Ah-bin wrote:Is Singapore really that fragile? I would have thought Taiwan had more problems than Singapore. what with the hostile neighbour and jostling for power between different ethnic groups,but they don't have problems eith letting people demonstrate any more.
Disclaimer first: I am not an expert in socio-political stuffs, so these are just my "ignorant" opinions.
From my limited experience, unfortunately it most probably is. Taiwan is much bigger than Singapore and is more capable of self survival. Singapore needs water and food from other countries and has no natural resources. In Taiwan the rivalry for power didn't involve riot and mass killing (not counting 228 massacre), while in Indonesia, Malaysia & Singapore (then part of Malaysia), that happened for many times already. As a survivor of Jakarta riot (May 1998, btw Medan & Bagan also plagued by riots that year), I really don't want to see it anymore. Not only I couldn't go to work & study (final Univ year) for around two weeks, although by God's grace my family members didn't suffer direct assaults, seeing the destructions and subsequent show of enmity (only a few, but still threatening, e.g. I was punched & insulted for being Chinese, a few weeks after the riot), that was the lowest period of my life. I was full of hatred, insecurity and so on, deep depression that went away only when I left Jakarta for Singapore. I could understand the feeling of those Chinese victims in Malay majority area in Malaysia or Malay victims in Singapore during their respective riot. So yes, I think racial and religious harmony in these three countries as being very fragile. They look nice, displaying a tolerant face, but you never know when it will be a full scale riot. In fact even this year there are still churches burnt, and recently pastors stabbed in Bekasi (just east of Jakarta and still part of Jakarta Metropolis!).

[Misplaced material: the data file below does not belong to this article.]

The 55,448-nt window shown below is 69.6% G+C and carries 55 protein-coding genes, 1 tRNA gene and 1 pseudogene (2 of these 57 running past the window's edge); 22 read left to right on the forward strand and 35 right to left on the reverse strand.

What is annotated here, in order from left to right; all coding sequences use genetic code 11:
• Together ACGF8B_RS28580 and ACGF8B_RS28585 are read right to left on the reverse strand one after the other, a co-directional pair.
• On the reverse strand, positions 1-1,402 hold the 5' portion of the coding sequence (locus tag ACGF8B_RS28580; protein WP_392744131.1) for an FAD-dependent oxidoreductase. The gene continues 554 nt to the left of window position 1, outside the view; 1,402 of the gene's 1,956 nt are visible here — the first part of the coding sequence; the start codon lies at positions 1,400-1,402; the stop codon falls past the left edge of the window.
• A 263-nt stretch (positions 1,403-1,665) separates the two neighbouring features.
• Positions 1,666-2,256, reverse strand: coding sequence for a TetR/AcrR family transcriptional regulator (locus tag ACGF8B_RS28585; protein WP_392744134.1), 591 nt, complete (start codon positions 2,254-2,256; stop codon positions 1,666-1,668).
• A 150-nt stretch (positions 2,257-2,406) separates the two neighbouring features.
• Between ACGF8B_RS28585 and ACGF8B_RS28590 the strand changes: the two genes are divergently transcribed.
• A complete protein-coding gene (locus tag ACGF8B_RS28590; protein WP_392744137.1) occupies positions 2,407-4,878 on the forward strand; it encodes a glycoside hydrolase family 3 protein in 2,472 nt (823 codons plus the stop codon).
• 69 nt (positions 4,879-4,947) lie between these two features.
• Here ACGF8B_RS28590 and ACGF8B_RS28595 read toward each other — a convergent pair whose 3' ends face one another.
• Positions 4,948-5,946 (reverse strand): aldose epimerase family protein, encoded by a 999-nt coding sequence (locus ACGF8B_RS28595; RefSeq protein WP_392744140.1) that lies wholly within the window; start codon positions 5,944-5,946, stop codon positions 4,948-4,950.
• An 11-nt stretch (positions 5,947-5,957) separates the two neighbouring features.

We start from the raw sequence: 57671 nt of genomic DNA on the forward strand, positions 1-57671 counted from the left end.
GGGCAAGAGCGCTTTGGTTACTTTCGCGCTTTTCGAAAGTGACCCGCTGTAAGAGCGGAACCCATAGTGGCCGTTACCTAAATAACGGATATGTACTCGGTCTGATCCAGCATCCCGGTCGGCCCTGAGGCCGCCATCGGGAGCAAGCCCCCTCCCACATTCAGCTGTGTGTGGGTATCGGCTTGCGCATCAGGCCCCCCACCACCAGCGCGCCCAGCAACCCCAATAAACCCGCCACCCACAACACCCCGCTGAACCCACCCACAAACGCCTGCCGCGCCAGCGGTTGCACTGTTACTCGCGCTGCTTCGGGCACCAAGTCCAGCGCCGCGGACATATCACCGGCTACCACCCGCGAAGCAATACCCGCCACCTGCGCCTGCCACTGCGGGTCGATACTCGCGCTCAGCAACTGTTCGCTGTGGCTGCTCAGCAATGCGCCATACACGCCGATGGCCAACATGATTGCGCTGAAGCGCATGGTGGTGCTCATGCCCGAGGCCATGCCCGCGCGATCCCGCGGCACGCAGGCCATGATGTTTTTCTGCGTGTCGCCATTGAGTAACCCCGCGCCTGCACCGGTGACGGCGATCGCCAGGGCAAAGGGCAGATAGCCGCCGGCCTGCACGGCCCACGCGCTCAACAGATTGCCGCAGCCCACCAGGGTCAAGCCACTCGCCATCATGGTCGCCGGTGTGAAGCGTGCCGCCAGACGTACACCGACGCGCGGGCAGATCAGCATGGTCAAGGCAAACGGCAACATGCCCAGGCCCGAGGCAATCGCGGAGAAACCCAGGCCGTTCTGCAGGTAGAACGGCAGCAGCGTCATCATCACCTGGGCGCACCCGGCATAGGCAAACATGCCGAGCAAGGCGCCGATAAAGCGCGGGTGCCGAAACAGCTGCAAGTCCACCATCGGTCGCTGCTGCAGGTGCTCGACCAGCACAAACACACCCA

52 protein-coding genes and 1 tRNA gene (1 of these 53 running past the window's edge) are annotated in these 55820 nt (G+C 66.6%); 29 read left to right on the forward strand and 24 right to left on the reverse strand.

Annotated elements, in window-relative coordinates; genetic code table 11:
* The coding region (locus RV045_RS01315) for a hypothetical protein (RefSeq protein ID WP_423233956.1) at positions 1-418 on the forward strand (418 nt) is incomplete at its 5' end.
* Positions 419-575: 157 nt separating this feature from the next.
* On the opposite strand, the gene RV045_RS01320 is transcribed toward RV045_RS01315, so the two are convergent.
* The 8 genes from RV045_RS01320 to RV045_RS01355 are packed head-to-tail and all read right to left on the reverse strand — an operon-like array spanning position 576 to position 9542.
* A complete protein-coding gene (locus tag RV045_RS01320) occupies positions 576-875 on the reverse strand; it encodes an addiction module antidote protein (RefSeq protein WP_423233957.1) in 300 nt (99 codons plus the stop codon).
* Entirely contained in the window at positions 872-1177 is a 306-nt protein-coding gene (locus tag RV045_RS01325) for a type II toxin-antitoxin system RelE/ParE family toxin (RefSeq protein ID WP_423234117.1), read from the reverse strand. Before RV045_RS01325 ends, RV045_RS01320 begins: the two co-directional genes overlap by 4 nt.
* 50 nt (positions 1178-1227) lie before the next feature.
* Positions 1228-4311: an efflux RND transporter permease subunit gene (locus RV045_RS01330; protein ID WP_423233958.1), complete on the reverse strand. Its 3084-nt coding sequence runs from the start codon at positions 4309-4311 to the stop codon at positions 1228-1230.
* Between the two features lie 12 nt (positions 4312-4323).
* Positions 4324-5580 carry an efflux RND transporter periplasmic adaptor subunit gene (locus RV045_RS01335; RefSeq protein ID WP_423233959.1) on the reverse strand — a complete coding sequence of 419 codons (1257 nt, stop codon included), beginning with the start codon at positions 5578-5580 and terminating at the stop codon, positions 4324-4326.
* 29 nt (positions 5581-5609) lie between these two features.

It is easier to do demonstrations in Indonesia and Malaysia than in Singapore. In Jakarta sometimes they burned cars etc during demonstrations. Personally I also agree that peaceful protests should be allowed, but given the fact that they can turn into riots, I kind of understand why Singapore doesn't allow much protests. A lot of Singaporeans like to complain about many things (not that I don't
), and I usually tell them to try to live in Jakarta for one year, then they will know how to appreciate Singapore.
Many policies in Singapore about language, culture, morality, etc., have their root in Harry Lee's personal prejudices and whims, so we shouldn't expect them to make too much sense.
No doubt. Indeed he is very clever and Singapore wouldn't be as good today without him, but surely he did mistakes also (which he acknowledged, though not specific, in interview published in newspaper). Most Singaporeans' feeling about him is mixed, admiration, like him for certain things and dislike him for other things. Surely I think he could have been better, but compared to Soeharto or Mahathir, I would be more than glad to have him.
What Harry didn't understand was that native speaker proficiency in varieties of non-Mandarin Chinese would have aided Chinese Singaporeans greatly in the quick acquisition of Mandarin, but instead by pushing English in the 1960's and 70's he was responsible for creating a large group of Singaporeans who had very little knowledge of any sort of Chinese.
You are right. However I guess this is not among decisions he thought he was wrong. If not mistaken, he was against Chinese schools and closed them because the proponents of Chinese education were against him and wanted a closer relation with PRC. He was pro West, so he was wary of PRC, he didn't realize that Chinese would be an important language... of course now he is a good friend of PRC, and in fact Singapore has learned to be friend of everyone.
The "funny" thing is that now the government still thinks of "dialects" as a potential corruptor of "purer" Mandarin!
Trying to teach this group to reach fluency in Mandarin is almost as hard as getting a bunch of non-Chinese kids in New Zealand to do it, especially if it is treated as a single subject, rather than a medium of teaching for teaching.
Exactly. It is often discussed here in newspapers that many Chinese kids here hate to learn Chinese in school. Even some Chinese speaking parents asked their children not to take Higher Chinese (not compulsory), so they wouldn't get low marks.